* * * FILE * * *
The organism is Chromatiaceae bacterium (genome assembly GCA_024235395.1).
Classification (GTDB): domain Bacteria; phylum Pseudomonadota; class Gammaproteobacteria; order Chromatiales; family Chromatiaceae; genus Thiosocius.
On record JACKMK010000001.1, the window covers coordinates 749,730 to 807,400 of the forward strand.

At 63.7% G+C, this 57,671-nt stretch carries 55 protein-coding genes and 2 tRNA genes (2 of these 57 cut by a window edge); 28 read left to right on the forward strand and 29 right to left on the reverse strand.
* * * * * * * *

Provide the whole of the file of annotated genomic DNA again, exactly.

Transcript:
The organism is Chromatiaceae bacterium (genome assembly GCA_024235395.1).
Classification (GTDB): domain Bacteria; phylum Pseudomonadota; class Gammaproteobacteria; order Chromatiales; family Chromatiaceae; genus Thiosocius.
On record JACKMK010000001.1, the window covers coordinates 749,730 to 807,400 of the forward strand.

At 63.7% G+C, this 57,671-nt stretch carries 55 protein-coding genes and 2 tRNA genes (2 of these 57 cut by a window edge); 28 read left to right on the forward strand and 29 right to left on the reverse strand.